In his three decades running Prestige Automotive Group, the accolades have piled up for president and CEO Gregory Jackson.
He jump-started his ascent in the auto industry when he opened his first dealership in Detroit in 1993 after completing the General Motors Dealer Academy Program. Through the program, GM lent him money to open the store and gave him up to seven years to pay it off. Jackson says he paid it off in seven months by putting every extra penny toward loan payments. He added a second dealership two years later.
That began a buying spree spanning 12 years. At one time, Jackson owned and operated 18 dealerships and 28 franchises in Florida, Oklahoma, Ohio and Michigan.
The dealership mogul quickly captured the industry’s attention. Jackson became the first African American auto dealer and owner of the fourth black-owned company to generate $1 billion in annual revenues, according to BlackBusiness.com. Jackson says Prestige Automotive Group grossed $1.67 billion in 2005 and had profits of over $1 billion for about a decade.
Other accolades include the Mercedes-Benz Best of the Best Award and a BE 100s Auto Dealer of the Year award from Black Enterprise. Jackson’s other companies are Jackson Automotive Management, which owns Copper Ridge Golf Course in Davison, Mich., and Lafayette Ventures LLC, which is restoring Lafayette Towers in Detroit. He also co-owns and sits on the board of directors of two Chinese-American joint venture corporations in Beijing and Wuhu, China.
Jackson is still a busy guy, despite whittling down his dealerships since the Great Recession’s automotive shakeup. Now he’s down to two that employ about 140 people and gross around $350 million annually.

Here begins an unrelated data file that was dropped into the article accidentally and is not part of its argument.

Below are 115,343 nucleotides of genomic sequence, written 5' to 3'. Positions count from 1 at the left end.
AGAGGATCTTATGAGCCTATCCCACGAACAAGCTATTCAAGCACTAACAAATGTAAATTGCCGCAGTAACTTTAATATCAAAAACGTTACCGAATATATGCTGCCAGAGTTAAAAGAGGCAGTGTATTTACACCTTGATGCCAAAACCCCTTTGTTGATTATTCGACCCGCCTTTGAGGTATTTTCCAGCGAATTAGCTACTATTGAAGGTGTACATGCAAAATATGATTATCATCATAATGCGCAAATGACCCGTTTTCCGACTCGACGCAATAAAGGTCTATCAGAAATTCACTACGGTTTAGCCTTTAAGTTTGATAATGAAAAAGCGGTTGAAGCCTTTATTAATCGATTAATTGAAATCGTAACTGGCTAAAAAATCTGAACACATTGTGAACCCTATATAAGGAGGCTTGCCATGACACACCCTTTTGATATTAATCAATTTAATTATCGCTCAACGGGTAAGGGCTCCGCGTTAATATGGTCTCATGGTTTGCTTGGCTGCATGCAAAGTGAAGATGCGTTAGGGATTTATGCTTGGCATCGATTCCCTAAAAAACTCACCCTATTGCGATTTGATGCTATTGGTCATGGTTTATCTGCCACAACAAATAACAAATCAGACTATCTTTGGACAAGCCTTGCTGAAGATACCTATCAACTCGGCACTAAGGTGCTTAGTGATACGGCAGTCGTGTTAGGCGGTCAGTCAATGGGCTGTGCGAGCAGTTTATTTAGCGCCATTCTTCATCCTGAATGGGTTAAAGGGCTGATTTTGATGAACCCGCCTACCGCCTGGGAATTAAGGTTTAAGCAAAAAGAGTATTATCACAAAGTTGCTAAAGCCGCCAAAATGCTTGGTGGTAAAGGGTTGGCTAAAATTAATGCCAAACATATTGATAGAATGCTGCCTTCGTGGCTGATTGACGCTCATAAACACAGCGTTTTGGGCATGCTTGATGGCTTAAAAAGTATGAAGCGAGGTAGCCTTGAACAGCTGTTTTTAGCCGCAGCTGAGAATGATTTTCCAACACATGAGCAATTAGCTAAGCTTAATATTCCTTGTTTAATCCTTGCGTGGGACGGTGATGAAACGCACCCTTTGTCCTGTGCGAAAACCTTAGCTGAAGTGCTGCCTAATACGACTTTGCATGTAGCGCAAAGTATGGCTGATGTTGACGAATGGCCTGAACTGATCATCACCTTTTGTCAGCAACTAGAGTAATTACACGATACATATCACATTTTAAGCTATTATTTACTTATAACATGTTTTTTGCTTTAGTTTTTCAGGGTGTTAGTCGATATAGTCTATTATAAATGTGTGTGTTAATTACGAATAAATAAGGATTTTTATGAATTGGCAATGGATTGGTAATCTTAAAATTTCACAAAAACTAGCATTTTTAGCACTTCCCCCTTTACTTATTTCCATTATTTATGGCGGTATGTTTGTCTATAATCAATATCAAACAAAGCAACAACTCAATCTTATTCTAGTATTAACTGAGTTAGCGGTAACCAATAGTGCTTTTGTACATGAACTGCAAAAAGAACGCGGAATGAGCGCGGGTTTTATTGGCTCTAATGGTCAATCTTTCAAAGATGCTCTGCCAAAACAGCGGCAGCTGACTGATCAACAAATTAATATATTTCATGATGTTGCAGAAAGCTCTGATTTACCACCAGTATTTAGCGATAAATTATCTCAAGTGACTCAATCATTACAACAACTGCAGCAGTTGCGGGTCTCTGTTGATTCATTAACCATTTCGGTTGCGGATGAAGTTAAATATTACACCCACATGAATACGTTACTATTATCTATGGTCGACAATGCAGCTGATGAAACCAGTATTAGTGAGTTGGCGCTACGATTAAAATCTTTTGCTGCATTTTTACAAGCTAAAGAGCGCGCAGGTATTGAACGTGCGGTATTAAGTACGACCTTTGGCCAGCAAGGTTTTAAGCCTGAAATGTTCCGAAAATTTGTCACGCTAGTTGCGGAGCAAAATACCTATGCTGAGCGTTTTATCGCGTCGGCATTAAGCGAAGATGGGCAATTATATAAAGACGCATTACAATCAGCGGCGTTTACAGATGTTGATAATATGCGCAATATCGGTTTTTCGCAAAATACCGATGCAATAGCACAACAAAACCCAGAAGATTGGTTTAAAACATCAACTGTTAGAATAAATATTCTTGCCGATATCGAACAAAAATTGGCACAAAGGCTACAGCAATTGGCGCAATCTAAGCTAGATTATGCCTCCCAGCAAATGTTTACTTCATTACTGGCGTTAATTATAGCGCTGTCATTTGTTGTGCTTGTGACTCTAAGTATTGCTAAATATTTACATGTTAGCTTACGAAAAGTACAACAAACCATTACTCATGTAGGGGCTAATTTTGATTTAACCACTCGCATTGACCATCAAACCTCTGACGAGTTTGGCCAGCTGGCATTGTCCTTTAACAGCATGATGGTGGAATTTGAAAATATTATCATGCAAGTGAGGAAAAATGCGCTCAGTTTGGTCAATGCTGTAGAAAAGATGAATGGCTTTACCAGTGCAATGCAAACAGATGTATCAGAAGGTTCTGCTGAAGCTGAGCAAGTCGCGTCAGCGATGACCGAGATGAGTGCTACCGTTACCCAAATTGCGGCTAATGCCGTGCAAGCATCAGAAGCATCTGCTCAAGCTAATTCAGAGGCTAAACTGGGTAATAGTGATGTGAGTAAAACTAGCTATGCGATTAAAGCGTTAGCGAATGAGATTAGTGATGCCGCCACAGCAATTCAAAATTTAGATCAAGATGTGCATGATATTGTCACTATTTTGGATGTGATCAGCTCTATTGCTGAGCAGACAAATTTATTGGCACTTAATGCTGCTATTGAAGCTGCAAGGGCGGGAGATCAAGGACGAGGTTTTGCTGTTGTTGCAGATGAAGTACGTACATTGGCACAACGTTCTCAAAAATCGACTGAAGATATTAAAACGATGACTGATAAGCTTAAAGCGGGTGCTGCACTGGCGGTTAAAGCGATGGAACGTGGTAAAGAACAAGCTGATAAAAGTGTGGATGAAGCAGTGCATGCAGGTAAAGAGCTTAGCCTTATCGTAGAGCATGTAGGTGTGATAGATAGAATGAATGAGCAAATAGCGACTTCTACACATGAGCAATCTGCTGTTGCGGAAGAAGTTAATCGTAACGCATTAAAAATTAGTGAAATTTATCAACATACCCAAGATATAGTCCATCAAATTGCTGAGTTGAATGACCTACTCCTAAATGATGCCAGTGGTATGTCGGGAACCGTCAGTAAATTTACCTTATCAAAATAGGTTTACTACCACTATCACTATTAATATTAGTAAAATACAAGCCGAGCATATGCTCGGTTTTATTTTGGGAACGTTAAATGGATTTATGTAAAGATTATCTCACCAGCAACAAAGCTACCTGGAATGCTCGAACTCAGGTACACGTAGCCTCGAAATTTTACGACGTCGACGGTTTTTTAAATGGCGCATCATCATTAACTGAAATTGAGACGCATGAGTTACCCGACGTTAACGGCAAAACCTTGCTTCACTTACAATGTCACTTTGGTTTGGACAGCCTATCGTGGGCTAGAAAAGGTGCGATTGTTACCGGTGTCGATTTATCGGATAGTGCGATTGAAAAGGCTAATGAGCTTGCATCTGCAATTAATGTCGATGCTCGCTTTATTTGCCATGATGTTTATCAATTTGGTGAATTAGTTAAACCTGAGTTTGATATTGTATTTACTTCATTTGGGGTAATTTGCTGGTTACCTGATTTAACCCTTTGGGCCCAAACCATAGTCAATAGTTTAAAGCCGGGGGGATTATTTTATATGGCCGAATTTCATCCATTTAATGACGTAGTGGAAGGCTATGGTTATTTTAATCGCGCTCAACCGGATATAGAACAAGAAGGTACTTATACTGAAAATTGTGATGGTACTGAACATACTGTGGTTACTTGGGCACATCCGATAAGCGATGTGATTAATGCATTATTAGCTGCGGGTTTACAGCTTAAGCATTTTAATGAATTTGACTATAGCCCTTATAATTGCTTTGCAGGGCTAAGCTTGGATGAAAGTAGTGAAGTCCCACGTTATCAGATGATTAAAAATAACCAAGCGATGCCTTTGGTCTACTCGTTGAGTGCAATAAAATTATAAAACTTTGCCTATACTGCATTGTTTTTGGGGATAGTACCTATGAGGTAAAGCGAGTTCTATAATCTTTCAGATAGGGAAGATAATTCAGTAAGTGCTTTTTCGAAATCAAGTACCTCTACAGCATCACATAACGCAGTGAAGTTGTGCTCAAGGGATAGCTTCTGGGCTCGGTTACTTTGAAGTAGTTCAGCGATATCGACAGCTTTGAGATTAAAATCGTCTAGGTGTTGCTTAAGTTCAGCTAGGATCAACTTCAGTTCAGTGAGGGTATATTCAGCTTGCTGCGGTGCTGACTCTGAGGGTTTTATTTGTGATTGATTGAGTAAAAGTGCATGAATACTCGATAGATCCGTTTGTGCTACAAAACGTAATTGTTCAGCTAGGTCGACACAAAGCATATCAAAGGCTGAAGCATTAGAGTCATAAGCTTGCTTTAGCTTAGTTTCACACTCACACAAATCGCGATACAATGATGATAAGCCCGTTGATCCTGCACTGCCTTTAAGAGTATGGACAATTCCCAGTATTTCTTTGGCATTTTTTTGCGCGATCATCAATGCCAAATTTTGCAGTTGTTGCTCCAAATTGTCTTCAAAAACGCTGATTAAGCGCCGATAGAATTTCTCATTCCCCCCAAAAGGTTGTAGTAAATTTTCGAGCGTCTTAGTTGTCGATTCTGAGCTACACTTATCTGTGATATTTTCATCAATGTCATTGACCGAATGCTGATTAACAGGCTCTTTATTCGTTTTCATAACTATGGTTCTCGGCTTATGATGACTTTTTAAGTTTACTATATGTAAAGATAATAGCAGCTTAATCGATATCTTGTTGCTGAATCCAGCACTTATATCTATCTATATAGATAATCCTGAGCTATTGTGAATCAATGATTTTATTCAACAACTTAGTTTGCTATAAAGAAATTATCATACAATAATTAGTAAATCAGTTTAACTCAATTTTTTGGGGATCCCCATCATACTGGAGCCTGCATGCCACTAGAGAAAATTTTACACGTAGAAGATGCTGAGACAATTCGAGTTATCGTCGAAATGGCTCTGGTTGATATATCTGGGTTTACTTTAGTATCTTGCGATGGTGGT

Passing It On
“I was seeking to get out of the business a couple of years ago and started selling off stores. I didn’t think my children were interested in the auto business, and I never pushed them toward this business. It's a tough business to be in, despite its rewards. An automobile dealership is basically five or six businesses under one roof, and it takes a certain set of skills to run.”
But his children had other ideas. His daughter earned graduate degrees in business and economics, his son in business and filmmaking, and both have returned to the business with new skill sets.
“I am ecstatic about this,” he says. “They are actively involved in the two dealerships that we own. We have an active succession plan, where they will soon become not only the chief operating officers of the company but also 100% owners.”
Jackson is celebrating the occasion in a big way, just shy of shouting off the rooftops. Celebratory plans include anniversary shirts for employees, splashy billboards around town, social media proclamations, an anniversary bash, and 30% discounts on certain services.
“We’re hoping to do more, because we consider it to be a significant milestone,” he says. “We want people to know we’ve been here for them, we will continue being there for them, and hope they will continue to be here for us.”
Numbers Don’t Lie
As the next generation takes over, Jackson sees the future with bright eyes. He says running a lean operation, keeping a tight rein on expenses, and having a right-sized staff and cash in the bank ensure a profitable future.
He speaks from experience. When new-vehicle sales plummeted as the auto industry tanked in 2008, Jackson said Prestige barely felt a bump in the road.
“The industry lost thousands of auto dealers,” he says. They weren't losing money, but they couldn't handle a downturn due to a lack of cash. Any mismanagement of money showed up significantly. The dealers that survived had a good understanding of their finances and how to manage their money. They were not robbing Peter to pay Paul. They actually had a rainy-day fund.”
Jackson, a certified public accountant, worked for some of the largest accounting firms in the world, learning how to manage money well. He also sat at the helm of his own cookie manufacturer, accounting company, and real estate investment firm before entering auto retail.
“Because of these ventures, I understood business on a granular level,” he says. “If you understand the numbers and can read a financial statement, you know where you stand. The numbers don’t lie. “
Success, he says, is tied to knowing and understanding the numbers, setting goals, and managing by the numbers.